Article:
In 2009, Dad was diagnosed with cancer. One day he was fine and the next he was not. It was doctors who figured it out, whose pronouncements split his life, and our lives, into Before and After. Nine hard months later, he left us. And he's gone now, and there is a hole and I miss him, but I am moving on, genuinely okay and happy.

But this didn't help. This losing my father to a dreaded disease. Now my White Coat Syndrome feels like Super White Coat Syndrome. I am afraid of going to the doctor because I am worried I will learn, somehow, that I am not okay. I know that this is not rational at all. But still. I feel it. And I am scared.

But off to the doctor I will go. I will sit there in the waiting room with my racing pulse and sweaty palms. And I will go in and get checked out and hopefully everything will be just fine.

I wish I didn't feel this way, but I understand why I do. How are we supposed to be easy-breezy about these things when we have witnessed, and felt, such unthinkable loss?

It is hard for me to read these words. These words I wrote two days ago. It is hard because in these words, I can glimpse my own fears and anxieties and they are deep. They are mine. But you know what? I'm really happy I wrote them because what I felt in those hours was real and hard and life. Not every moment is shiny and good. Some moments, some hours, some days are rotten and shaky and hard.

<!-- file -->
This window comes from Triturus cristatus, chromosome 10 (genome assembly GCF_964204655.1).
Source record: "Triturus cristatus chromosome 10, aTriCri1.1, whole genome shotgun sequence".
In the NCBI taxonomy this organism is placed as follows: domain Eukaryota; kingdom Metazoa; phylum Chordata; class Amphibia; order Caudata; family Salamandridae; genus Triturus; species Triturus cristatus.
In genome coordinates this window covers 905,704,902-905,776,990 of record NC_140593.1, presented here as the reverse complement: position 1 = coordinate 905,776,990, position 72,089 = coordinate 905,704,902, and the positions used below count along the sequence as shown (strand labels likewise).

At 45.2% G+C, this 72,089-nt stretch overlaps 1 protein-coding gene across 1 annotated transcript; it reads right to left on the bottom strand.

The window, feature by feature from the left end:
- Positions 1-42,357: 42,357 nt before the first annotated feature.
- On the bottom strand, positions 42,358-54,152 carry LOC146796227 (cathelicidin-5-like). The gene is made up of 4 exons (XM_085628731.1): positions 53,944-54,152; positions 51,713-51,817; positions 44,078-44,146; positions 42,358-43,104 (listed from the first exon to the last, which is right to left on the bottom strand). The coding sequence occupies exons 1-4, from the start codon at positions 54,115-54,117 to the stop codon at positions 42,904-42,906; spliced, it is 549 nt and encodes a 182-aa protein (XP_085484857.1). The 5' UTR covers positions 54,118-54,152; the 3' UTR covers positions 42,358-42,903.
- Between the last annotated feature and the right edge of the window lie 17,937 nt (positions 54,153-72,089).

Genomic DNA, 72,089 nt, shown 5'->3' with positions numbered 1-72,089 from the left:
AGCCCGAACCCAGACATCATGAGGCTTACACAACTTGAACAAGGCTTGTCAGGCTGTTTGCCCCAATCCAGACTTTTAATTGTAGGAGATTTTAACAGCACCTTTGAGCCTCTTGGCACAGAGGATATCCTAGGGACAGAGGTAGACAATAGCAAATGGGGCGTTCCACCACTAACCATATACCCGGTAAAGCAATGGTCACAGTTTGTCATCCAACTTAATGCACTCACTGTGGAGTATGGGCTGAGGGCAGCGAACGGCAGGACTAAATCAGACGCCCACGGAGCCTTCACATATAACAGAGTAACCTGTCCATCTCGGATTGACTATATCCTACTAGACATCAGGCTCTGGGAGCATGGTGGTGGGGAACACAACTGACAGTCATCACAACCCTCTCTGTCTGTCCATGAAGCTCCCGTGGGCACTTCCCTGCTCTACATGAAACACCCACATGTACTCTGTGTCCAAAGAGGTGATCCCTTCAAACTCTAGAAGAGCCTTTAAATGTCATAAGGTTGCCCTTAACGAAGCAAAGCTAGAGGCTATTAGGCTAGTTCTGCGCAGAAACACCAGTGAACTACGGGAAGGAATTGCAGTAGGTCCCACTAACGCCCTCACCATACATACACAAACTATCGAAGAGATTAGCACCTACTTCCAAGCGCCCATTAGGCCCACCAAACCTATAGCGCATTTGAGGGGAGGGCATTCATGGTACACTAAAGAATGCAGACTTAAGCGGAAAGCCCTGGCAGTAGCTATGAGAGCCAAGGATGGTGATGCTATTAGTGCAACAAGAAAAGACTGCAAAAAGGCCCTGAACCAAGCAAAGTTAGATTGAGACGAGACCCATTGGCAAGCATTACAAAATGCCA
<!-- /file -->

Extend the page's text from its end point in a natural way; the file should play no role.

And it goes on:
When my doctor walked into the little room and I sat there in my paper gown on the exam table, she asked how I was and I said I was okay but really anxious. She nodded, jotted notes, and smiled. She's seen this. A lot. People get nervous around doctors. But the wonderful thing, the thing I wish I thanked her for, was that she asked me why, why I was scared. And this made me pause and think and then utter something wildly inarticulate like: I don't know really. My dad died of cancer and I know people who have been sick and I guess you just never know. I am afraid to learn something is wrong. And she listened to me. She looked at me. And she was straightforward and reassuring and told me that the way she looks at it, all you can do is be vigilant about your health by taking good care of yourself and seeing doctors and then kind of throw up your arms and say if something's going to get me, it's going to get me.